Final: AUTISM V VACCINES

autism_vaccine_syringe
I decided to fact check an article titled ” Vaccines & Autism” from the website sciencebasedmedicine.org. This article discusses whether or not vaccines cause autism. This is a topic that I can relate to because I am hoping to become a special education teacher one day and I am also a caretaker to my cousin, who suffers from severe special needs. My Aunt had seen this article on Facebook, posted by a group called Down syndrome/Autism/Vaccine Injury. My first step in my fact checking journey was to figure out what this group was about. This group doesn’t have a website, only a page on Facebook, where a community of disabled individuals and their caretakers help one another by posting information and resources for these individuals. The page was created by Holly Martin Giglio, who has a daughter that suffers from down syndrome. She created a closed group on Facebook in order to provide support for parents who have a child born with Down syndrome and later regressed into autism through vaccine injury. She sent the article to me not too long ago and I thought it would be a great article to fact check because the topic is so controversial. Do you believe vaccines can cause autism? Let’s take a look at some studies…

downs:autism
Deciding whether or not your child should become vaccinated is a big deal, especially around flu season and when enrolling them into school. There have been many studies done that support both sides of this argument. What I liked about this article is that it listed several different outside posts about this topic. They’re wasn’t just one filter bubbleso that told me this article wasn’t going to be leaning pro or con vaccines. I went upstream by taking the article post on Facebook, linking it to the closed group Down syndrome/Autism/Vaccine Injury, and getting a better understanding about the admin Holly Martin Giglio. The post and the group is what led me to on Science-based medicine (SBM) page and that’s where I made myself familiar with the editors and contributors. This article is based off of six studies done by six different scientist/doctors who specialize in this field. Tome, scientific fact makes this article lean all the way to the right on our truthometer gage.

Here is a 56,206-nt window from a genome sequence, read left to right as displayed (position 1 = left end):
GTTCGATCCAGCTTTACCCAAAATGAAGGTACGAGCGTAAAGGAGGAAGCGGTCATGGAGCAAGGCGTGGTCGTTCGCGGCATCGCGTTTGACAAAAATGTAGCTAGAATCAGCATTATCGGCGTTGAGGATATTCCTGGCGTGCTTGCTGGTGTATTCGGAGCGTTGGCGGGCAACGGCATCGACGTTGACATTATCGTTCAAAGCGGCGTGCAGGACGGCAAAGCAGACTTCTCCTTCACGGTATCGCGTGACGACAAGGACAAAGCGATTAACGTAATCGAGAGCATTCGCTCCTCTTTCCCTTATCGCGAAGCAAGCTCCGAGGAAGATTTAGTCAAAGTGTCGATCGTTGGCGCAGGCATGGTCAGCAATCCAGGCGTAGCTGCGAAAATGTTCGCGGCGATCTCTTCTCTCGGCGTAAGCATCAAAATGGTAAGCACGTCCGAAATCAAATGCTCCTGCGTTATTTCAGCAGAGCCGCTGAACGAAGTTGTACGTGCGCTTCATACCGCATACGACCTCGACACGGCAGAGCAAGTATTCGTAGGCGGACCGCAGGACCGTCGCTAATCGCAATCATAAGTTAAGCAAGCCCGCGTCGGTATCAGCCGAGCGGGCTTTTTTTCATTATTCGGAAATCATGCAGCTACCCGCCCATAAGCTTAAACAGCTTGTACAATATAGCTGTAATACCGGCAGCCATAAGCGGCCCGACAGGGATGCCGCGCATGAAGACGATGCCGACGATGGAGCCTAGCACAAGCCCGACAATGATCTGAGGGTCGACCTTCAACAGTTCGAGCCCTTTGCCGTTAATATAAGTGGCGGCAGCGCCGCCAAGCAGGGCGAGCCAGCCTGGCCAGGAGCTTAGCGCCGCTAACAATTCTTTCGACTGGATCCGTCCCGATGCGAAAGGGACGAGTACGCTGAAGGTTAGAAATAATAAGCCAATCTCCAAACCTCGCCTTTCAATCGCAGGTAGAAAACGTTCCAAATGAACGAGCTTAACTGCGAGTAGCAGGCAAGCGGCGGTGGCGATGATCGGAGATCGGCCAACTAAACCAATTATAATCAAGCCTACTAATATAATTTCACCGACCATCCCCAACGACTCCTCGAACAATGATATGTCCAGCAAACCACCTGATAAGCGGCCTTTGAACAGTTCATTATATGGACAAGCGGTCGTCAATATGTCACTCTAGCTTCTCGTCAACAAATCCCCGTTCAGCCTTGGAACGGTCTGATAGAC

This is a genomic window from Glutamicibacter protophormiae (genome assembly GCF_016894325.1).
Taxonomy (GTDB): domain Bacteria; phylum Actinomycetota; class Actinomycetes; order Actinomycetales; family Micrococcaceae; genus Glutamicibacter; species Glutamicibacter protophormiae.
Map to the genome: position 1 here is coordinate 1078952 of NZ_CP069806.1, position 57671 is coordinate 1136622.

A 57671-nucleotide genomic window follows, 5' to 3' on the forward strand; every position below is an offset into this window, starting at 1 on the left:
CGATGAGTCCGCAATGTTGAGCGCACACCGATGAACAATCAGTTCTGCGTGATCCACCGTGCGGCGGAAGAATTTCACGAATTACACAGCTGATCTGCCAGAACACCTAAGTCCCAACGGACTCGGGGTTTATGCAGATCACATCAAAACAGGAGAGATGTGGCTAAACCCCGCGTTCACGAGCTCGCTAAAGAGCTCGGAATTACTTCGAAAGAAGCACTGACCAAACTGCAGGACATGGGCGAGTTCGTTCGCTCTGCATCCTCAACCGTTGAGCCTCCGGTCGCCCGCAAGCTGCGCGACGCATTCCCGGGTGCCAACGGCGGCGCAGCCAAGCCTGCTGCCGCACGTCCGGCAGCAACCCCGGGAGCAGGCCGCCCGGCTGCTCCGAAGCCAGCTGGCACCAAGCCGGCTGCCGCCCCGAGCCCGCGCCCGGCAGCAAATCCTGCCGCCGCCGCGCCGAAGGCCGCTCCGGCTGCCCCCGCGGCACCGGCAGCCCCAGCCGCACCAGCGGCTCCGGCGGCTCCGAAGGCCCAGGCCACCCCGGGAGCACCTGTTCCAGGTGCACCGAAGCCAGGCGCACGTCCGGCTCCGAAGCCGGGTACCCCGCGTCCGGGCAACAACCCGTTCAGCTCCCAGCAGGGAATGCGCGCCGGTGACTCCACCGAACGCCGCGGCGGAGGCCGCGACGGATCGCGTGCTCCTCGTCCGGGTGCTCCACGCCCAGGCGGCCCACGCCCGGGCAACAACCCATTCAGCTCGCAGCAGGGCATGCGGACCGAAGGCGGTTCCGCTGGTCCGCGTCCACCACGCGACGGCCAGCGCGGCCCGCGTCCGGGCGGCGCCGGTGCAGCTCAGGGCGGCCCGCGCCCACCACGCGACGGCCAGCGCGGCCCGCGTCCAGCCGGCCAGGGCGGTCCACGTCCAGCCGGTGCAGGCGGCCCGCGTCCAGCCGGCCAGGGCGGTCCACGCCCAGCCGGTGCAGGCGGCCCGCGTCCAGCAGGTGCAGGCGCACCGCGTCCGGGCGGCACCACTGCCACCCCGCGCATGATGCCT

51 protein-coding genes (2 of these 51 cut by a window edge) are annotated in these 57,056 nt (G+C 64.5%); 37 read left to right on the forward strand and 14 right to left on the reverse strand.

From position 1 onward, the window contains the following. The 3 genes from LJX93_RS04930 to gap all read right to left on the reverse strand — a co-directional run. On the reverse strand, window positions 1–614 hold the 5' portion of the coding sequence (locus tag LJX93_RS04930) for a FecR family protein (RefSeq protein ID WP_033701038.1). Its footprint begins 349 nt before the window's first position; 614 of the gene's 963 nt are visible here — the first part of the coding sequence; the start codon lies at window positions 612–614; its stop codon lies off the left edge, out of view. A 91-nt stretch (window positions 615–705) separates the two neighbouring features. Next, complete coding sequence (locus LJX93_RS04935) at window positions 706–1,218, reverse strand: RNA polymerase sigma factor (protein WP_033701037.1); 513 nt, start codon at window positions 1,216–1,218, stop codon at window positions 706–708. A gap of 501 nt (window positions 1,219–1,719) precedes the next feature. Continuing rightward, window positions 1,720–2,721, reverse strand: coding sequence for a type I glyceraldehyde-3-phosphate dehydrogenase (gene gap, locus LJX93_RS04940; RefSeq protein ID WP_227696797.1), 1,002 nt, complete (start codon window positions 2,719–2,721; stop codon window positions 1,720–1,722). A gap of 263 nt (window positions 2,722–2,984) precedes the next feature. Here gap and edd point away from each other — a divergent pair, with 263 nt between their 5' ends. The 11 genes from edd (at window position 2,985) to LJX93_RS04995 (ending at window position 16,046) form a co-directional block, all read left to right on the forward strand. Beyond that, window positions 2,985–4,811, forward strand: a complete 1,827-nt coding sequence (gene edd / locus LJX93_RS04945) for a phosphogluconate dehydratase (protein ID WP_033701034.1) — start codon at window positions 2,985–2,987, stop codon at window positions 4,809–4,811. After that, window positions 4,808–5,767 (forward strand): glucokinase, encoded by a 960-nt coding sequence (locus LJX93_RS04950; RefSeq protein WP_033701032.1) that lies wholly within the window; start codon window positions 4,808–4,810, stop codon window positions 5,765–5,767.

filter-bubbles-43pixels

While reading this article I was sure to keep chapter three of Caulfield’s WEB LITERACY FOR STUDENT FACT-CHECKERS book in mind. In that chapter, he discusses keeping your emotions in check and not completely writing off a piece of work or taking to heart what someone posts on social media sites. This is important to remember, especially when reading sensitive topics because it may lead the reader to react in an emotional way.